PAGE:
Contrary to popular belief, consumers in Ohio do not have a three-day cancellation right for all consumer transactions. However, under the Home Solicitation Sales Act (HSSA), codified at R.C. 1345.21 et seq., consumers are generally protected by a three-day cooling-off period from perceived “high pressure” door-to-door sales. A home solicitation sale is a sale of $25 or more in which the supplier makes an in-person solicitation that results in an agreement being signed outside the supplier’s normal place of business- often, the consumer’s residence.
To comply with the cancellation requirements of the HSSA, a supplier must:
- Give the consumer a copy of the signed written agreement, including the date, the supplier’s name, the supplier’s address, and the language used in the verbal sales presentation;
- Provide a notice of cancellation form notifying the consumer of their right to cancel (R.C. 1345.23);
- Accept the consumer’s right to cancel the sale, for any reason, within three business days of the sale; and
- Not begin any service until the three-day cooling-off period has ended.
If a consumer wishes to take advantage of a three-day cooling-off period, they must cancel in writing by midnight of the third business day after the contract is signed. Cancellation periods do not take effect until the consumer receives written notice of their right to cancel. If no contract exists, or if the contract does not comply with the law, the consumer is free to cancel the sale up until the time the supplier complies with the notice requirement. Essentially, this means that in certain situations where the supplier fails to provide cancellation terms in the agreement, the consumer would be entitled to cancellation and a refund even after the supplier performed the work.
Not all forms of cancellation are acceptable, however. To cancel the contract, the consumer must:
- Sign and date the provision in the contract and mail it to the supplier’s notice address.
- If the supplier does not provide a cancellation form, write a letter notifying the supplier of the cancellation. The cancellation is effective upon the postmarked date of the letter, meaning that a cancellation is valid as long as the consumer’s letter is postmarked by the final date of the cancellation period, even if the supplier does not receive or process the letter until after that date.
- Cancel a contract by personally delivering the written cancellation to the appropriate address of the supplier.
Under Ohio law, it is not acceptable to cancel a contract via e-mail, fax or telephone.
If a consumer appropriately cancels a home solicitation sale, the supplier must provide a refund to the consumer within 10 days of receiving the consumer’s cancellation notice. If any goods were left at the consumer’s home, the consumer must make those goods available to the supplier, who must arrange to pick them up.
Though there are limited exceptions to the cooling off requirement, the three-day cancellation provision in the HSSA has the potential to be extremely costly to suppliers who fail to comply with them. In extreme situations, the supplier can complete the work and lose out on the cost of labor and materials by failing to meet the required cancellation requirements. Accordingly, it is essential that any supplier engaging in home solicitation sales ensures that their contract includes the requisite language necessary to prevent the consumer from canceling unexpectedly at a later date- usually at the supplier’s detriment.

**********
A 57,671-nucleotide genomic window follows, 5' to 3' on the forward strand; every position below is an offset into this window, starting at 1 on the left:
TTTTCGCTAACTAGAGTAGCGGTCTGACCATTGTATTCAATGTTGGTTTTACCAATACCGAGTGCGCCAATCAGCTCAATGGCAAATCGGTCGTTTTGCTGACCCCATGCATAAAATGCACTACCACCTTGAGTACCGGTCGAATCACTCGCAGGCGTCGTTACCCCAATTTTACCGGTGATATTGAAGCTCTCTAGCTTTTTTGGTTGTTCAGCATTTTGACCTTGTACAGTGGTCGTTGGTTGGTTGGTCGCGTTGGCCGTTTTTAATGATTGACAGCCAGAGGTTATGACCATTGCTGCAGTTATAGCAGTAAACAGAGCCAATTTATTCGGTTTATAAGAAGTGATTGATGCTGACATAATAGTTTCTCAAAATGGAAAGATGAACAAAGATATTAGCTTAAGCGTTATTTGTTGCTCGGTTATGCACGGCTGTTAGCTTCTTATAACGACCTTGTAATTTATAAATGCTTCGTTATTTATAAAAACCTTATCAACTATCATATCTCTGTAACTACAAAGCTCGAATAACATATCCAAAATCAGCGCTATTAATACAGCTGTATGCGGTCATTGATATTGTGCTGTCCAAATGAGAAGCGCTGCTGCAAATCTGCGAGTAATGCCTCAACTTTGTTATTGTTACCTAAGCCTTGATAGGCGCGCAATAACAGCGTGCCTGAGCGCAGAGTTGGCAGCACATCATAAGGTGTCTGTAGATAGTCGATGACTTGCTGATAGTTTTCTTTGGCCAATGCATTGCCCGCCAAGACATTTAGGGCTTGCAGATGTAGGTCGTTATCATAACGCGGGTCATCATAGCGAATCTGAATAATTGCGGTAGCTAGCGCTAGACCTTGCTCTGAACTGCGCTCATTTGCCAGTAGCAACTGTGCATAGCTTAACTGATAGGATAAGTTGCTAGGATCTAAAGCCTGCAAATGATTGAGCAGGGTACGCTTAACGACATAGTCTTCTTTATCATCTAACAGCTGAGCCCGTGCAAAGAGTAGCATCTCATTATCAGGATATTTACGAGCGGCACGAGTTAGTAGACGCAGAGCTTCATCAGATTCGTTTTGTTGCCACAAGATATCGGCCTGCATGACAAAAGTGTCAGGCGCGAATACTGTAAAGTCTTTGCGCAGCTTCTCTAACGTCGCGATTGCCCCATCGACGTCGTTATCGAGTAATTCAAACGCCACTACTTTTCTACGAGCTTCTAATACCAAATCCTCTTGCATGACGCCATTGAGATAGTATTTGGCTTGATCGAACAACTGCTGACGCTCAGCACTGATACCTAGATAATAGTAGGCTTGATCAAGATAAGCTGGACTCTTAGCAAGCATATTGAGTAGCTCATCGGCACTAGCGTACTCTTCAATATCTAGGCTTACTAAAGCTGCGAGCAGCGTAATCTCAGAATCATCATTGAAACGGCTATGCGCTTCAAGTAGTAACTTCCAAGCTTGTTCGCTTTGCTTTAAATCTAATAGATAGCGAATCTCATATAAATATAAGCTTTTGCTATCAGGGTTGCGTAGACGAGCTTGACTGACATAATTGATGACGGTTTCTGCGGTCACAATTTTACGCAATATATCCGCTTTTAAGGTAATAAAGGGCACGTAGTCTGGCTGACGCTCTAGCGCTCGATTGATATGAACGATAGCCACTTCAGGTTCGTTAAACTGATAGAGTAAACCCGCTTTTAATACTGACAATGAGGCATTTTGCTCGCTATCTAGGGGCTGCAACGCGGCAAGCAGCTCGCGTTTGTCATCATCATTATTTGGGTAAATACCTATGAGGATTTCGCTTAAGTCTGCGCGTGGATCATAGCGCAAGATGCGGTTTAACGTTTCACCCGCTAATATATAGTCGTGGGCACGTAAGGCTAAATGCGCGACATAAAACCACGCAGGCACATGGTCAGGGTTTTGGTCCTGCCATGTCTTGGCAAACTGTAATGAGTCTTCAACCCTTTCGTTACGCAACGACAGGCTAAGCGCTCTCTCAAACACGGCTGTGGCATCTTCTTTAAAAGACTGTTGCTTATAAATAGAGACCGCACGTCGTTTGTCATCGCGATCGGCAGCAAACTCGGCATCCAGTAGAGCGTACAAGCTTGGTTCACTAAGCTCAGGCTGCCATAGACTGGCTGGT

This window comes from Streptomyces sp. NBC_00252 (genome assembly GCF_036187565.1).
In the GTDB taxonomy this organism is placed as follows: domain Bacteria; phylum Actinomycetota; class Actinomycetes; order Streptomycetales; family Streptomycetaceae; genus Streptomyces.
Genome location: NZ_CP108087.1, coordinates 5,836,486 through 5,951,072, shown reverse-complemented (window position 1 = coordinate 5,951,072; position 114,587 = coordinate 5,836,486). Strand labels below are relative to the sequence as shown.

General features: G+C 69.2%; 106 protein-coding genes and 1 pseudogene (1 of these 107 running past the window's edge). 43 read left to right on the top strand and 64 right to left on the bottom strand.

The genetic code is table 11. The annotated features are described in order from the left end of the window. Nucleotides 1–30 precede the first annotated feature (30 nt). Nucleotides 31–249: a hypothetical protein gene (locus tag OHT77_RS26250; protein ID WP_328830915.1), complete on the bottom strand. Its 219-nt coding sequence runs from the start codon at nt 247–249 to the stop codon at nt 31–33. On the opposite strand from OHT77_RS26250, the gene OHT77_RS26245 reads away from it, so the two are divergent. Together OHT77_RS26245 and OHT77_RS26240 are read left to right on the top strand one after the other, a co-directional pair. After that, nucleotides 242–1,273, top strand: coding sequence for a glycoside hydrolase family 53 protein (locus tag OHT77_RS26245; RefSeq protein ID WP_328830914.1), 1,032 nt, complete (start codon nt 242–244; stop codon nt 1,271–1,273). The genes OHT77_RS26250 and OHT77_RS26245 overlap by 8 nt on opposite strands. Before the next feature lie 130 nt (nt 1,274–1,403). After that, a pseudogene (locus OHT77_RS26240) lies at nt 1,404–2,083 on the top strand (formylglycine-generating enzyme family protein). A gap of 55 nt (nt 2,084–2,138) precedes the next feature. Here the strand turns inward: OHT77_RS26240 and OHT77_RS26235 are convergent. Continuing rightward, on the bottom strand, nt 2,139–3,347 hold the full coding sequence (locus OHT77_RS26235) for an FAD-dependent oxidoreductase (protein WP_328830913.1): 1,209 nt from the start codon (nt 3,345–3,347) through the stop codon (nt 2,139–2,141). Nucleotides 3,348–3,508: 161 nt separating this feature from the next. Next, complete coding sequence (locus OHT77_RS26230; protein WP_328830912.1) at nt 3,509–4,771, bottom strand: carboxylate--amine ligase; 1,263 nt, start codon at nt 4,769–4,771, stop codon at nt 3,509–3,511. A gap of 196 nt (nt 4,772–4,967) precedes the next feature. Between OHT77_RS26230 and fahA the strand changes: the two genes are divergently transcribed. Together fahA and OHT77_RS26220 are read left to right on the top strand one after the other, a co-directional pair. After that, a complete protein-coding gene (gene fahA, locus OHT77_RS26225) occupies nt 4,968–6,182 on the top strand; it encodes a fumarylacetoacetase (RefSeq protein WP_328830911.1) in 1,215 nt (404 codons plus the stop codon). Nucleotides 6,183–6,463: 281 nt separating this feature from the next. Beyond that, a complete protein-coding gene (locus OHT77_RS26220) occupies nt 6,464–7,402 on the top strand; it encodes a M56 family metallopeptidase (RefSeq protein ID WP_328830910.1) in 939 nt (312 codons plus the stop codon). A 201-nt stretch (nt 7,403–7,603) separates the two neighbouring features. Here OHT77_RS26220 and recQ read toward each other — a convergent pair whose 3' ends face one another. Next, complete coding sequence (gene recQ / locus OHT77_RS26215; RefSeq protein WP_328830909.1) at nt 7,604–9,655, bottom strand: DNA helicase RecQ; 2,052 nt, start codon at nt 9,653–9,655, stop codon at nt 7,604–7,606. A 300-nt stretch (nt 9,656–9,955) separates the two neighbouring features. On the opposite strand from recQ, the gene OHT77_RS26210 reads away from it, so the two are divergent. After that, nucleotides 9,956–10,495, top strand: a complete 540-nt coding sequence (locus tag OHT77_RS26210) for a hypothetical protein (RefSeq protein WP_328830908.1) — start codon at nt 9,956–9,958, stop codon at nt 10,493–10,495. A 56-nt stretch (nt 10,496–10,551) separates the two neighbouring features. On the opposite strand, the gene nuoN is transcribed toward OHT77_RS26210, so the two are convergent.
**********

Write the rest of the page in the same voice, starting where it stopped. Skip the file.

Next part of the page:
This is the eighth installment of our series on Ohio’s consumer laws, designed to raise awareness of a part of business owner’s potential pitfalls of these laws and how they can be avoided. You do not want to find yourself on the wrong side of a CSPA lawsuit. If you haven’t already, catch up on this series on the CSPA:
- Part One: Ignore Ohio Consumer Law at Your Own Peril
- Part Two: Who Must Worry About The CSPA?
- Part Three: How Can You Avoid Being Sued Under The CSPA?
- Part Four: Are you Violating Consumer Law?
- Part Five: How Does Someone Violate the CSPA?
- Part Six: What Should You Do if Someone Files a CSPA Suit Against Your Business?
- Part Seven: The Importance of a Supplier’s Knowledge Under the CSPA
Cindy Menta is an Associate Attorney attorney at Gertsburg Licata. Her practice is focused primarily on real estate transactions and commercial litigation. She can be reached at [email protected]
Gertsburg Licata is a full-service, strategic growth advisory firm focusing on business transactions and litigation, M&A and executive talent solutions for start-up and middle-market enterprises. It is also the home of CoverMySix®, a unique, anti-litigation audit developed specifically for growing and middle-market companies.
This article is for informational purposes only. It is merely intended to provide a very general overview of a certain area of the law. Nothing in this article is intended to create an attorney-client relationship or provide legal advice. You should not rely on anything in this article without first consulting with an attorney licensed to practice in your jurisdiction. If you have specific questions about your matter, please contact an attorney licensed to practice in your jurisdiction.